Wednesday, November 23, 2011
Pierce knows what it's like to die,
because she has done it before.
It starts off as a normal day, like any other. When Pierce sees a little bird in danger, drowning in her pool, she wants to help it. So, she walks over to her pool but her scarf gets tangled in her feet. She hits her head and drowns. The last thing she remembers seeing? The bird flying away.
After this scary experience, Pierce finds herself somewhere completely knew. She doesn't have a clear memory of what happened, or how she got there. There are two lines facing a long, ominous river, and there are mostly elderly people there, not many people Pierce's age. Where is she? She goes to ask someone for help, and sees a familiar face. He takes her away and informs her that her boat has left and she will need to stay with him, forever.
After she gets out of this situation, how will she ever be normal again? She has died, and come back. That's different that most teens problems...
I loved this book, it was gripping, dark, scary and left you on edge. I can't wait for the next book in this series, Underworld, to come out!
Rating: 9 out of 10
The Lovely Shoes was a sweet coming of age story. Frankie is born with a severe birth defect that makes her right foot curl up un-flatteringly, and she is really embarrassed by this. After an unfortunate incident at a school dance in front of her crush, she shuts herself in her room and refuses to come out.
When her mom reads about an Italian shoemaker who makes shoes for crippled people, she is very excited to tell Frankie about it. Even though Frankie is hesitant, they end up going to Italy where Frankie learns about another side of herself. But will Italy and a new pair of 'lovely shoes' be enough for Frankie to accept herself for who she is?
I loved this book even though it was a little slow at times. It was fun and heartfelt. My favorite part of this book was Frankie and her mom's relationship because they had a great dynamic. Even though they fought sometimes, they loved each other a lot.
Rating: 6 out of 10
Thursday, November 10, 2011
This book was a gripping story of dealing with pain, loss, and first love.
When Payton Gritas learns that her dad has been diagnosed with Multiple Sclerosis, her parents sign her up to meet with the schools guidance counselor. Her guidance counselor assigns her to find herself a focus object, and she finds something very strange to 'focus' on... Scott Griswold's head. She sees it throughout all her classes (he sits in front of her). The focus object is supposed to help her through her dad's disease, and it is working. With all the 'focus' she puts in to Scott Griswold's head, Peyton and Scott become friends because of their unlikely similarities including a Seinfeld obsession, and maybe Scott has some mysteries of his own...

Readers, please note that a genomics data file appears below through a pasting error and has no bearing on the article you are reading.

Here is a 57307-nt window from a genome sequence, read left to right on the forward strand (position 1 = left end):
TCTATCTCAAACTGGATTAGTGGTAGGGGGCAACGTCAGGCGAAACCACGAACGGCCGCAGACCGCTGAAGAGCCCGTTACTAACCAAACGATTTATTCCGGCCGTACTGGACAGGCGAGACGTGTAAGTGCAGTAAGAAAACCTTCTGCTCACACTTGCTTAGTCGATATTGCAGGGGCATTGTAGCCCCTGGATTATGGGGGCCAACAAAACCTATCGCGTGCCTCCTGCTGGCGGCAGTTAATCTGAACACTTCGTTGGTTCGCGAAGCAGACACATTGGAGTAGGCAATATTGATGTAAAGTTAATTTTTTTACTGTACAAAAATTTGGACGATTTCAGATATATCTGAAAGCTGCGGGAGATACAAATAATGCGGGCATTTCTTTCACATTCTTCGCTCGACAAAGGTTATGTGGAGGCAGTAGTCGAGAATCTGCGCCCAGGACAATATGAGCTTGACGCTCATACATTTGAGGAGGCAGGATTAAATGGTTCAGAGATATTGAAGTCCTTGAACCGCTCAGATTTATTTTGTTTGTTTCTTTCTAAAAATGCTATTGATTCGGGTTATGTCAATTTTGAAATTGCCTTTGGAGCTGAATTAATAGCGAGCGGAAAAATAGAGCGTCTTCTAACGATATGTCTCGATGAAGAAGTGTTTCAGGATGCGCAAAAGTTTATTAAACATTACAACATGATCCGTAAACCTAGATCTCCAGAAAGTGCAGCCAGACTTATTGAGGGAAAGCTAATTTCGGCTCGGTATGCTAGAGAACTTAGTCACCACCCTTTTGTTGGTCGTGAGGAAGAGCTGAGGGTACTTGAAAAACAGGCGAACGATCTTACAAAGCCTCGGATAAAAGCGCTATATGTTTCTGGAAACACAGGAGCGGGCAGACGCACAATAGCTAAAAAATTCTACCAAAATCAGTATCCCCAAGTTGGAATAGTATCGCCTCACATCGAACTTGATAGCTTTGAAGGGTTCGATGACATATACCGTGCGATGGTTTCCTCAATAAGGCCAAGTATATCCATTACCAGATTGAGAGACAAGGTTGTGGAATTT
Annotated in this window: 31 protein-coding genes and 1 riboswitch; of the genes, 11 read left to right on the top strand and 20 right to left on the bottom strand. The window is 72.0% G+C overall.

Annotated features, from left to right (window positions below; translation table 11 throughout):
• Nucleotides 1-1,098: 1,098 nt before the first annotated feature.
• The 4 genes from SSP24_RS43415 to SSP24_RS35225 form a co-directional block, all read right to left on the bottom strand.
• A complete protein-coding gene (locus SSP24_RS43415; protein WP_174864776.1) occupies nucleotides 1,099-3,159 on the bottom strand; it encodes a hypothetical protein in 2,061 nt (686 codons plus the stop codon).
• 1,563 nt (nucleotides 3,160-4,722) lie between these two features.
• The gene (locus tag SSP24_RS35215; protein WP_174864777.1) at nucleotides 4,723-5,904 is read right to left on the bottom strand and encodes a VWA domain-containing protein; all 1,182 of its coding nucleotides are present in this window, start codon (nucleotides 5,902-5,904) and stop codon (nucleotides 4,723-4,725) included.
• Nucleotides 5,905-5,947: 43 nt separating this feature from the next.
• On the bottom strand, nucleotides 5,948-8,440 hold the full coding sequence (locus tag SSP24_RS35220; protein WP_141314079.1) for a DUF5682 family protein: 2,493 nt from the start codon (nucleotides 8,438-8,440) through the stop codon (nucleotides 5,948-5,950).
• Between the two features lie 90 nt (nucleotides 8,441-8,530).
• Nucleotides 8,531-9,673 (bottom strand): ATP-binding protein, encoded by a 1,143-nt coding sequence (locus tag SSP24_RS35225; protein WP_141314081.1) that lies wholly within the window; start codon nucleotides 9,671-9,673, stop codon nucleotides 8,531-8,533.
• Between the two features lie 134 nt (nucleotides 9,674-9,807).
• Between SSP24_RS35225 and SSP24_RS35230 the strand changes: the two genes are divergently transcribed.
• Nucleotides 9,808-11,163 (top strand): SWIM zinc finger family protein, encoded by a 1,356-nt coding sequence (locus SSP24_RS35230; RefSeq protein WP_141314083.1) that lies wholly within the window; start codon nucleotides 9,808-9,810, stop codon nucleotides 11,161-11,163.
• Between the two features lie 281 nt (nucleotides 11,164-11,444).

Linday Leavitt pulled me into this book at the very first line and didn't let me go until her last. Her humor took the edge off the sadness in the book, and I had such a great time reading it!
Monday, August 8, 2011
What makes this installment different from its predecessor is that it is more action-oriented and more futuristic. Where The Adoration of Jenna Fox was an introspective, contemplative story, The Fox Inheritance is mostly running and hiding in the world of future.
The parts about robotics and bioengineering are much better. Chapters describing Locke and Kara's minds' imprisonment in the digital vacuum are horrifying. A consciousness kept alive and running in an environment void of any stimulus is so freaky, it kept me awake at night...
Rating: 8 out of 10
Not Kelleigh. Kelleigh steals cars.
In How to Steal a Car, National Book Award winner Pete Hautman takes teen readers on a thrilling, scary ride through one suburban girl's turbulent life - one car theft at a time." Amazon.com
This book captivated me from the beginning with it's quirky humor and abnormal concepts. I love how at the beginning of the book Kelleigh really has no reason to steal cars, but she just does it anyway and you can't hate her for it, she is so like-able.
I really liked the start of the book but as I got further it started to disappoint me. I got tired of her voice, she was a bit whiny, and it also really lost all the other aspects of the book besides the 'stealing car' aspect.
Rating: 6 out of 10
Sunday, July 31, 2011
Friday, July 29, 2011
Neily has always been haunted by Carly's murder, him being the discoverer of her corpse(don't worry, this isn't gory), but he has no obvious reason to be. A man has already been convicted for her murder. That man happens to be Audrey's father, Carly's uncle. Audrey, like everyone else in the city, believed that her father committed this heinous crime until just recently, when she was forced to admit that some of the facts just didn't add up.She enlists the help of at-first-unwilling Neily in order to prove her father's innocence, but more than that, to find the truth about Carly, about her life and death.
Rating: 8.5 of 10